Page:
The aluminium-hull SES vessel can carry a payload of 2 tonnes, reaching speeds of between 20 and 25 knots. Operational wave height for safe turbine access is 1.8 m Hs.
Development and testing of the surface effect ship was supported by the Carbon Trust’s Offshore Wind Accelerator.
Electric propulsion for lifeboats
Hybrid and electric power have clearly taken hold in maritime propulsion. A significant advancement in the offshore oil and gas market was a recent contract signed by Viking Life-Saving with Kværner AS for three Viking Norsafe E-GES 52 electric free-fall lifeboats and compatible davits.
The contract, part of the upgrade of Equinor’s Njord A platform in the Norwegian Sea, initially called for diesel-powered lifeboats, but was amended to specify Viking Norsafe E-GES 52 units based on performance, assured availability and lower maintenance requirements.
“Developing this ground-breaking electric freefall lifeboat has been a great team effort and I would like to congratulate our designers, engineers and partners in turning this concept into reality,” said Viking Norsafe Boats & Davits managing director Dag Songedal.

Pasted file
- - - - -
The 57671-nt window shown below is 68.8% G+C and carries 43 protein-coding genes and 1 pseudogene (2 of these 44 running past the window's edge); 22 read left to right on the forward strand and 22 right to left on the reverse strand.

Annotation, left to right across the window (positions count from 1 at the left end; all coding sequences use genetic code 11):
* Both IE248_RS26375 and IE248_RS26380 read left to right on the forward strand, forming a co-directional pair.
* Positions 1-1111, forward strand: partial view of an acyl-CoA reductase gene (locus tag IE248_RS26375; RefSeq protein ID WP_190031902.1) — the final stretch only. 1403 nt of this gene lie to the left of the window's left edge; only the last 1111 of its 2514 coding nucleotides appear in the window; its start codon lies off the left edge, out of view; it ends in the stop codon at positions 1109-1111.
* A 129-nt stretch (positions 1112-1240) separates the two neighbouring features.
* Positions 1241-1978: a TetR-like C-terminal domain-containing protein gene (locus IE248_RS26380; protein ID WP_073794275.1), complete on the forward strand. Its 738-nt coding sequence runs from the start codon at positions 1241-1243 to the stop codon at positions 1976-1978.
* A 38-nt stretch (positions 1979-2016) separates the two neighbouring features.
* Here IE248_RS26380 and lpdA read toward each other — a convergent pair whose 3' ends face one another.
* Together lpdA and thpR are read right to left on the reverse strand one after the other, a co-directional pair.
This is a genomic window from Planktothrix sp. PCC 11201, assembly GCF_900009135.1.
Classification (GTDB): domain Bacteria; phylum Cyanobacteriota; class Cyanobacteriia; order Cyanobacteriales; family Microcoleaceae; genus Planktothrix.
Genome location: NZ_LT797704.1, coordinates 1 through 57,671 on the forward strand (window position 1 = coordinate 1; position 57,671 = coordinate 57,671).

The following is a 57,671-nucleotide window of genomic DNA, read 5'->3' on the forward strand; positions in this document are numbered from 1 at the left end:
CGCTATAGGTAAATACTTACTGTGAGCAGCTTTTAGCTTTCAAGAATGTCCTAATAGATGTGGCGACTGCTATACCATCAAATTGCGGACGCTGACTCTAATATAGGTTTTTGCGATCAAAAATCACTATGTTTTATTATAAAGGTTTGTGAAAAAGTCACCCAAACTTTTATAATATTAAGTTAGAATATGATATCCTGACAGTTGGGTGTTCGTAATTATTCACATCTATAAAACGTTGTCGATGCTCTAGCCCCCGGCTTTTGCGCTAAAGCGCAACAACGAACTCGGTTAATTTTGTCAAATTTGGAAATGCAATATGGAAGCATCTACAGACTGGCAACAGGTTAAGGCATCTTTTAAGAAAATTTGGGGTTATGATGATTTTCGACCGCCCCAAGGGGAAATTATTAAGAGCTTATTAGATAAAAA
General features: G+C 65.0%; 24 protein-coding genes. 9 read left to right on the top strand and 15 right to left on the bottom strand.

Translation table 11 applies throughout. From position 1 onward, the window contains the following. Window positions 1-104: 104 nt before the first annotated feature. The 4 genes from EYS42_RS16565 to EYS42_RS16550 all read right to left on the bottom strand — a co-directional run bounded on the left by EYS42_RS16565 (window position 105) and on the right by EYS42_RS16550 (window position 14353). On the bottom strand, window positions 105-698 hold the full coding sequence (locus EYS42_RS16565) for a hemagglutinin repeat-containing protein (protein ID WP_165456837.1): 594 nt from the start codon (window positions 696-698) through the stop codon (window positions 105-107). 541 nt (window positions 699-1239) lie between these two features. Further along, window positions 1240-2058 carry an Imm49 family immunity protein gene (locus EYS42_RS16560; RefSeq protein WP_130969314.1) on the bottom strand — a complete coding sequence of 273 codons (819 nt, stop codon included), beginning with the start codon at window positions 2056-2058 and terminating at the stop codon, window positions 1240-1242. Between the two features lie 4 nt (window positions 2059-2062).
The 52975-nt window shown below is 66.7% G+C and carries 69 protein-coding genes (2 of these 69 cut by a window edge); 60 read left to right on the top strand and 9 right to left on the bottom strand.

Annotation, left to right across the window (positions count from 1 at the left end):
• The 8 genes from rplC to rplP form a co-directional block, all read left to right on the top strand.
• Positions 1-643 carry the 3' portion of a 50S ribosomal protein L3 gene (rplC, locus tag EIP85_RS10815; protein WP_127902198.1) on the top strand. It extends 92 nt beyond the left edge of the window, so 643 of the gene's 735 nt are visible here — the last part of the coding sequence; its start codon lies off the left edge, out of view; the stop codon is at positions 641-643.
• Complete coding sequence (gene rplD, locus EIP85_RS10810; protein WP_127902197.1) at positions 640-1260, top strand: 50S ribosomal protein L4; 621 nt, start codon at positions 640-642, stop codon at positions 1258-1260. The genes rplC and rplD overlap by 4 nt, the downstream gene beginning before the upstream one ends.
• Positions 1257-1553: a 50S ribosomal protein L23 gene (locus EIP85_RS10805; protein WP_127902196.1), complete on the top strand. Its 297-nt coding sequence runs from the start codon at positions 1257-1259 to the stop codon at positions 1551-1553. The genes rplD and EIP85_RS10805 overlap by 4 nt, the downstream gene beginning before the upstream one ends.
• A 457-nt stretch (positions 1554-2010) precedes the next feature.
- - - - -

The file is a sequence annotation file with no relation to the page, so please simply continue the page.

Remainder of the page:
The electric lifeboat is powered by three 25-kWh batteries contained in waterproof cases with their own fire extinguishing systems and an electric motor complete with gearbox and ventilation system. The lifeboats are built in compliance with DNV GL-ST-E406.
Mr Songedal said the order is “a step forward for battery power that will also result in enhanced maritime safety.”
“The Viking Norsafe E-GES performs the launch phase of an evacuation at a higher sprint speed than lifeboats featuring diesel propulsion, transporting evacuees more quickly and safely away from the platform in the case of an emergency,” said Mr Songedal.
He expects Equinor to benefit from significant long-term cost savings achieved through reduced maintenance and remote monitoring capabilities. Other benefits of electric propulsion include better onboard comfort, due to the absence of the exhaust fumes, heat, noise and vibration caused by diesel engines.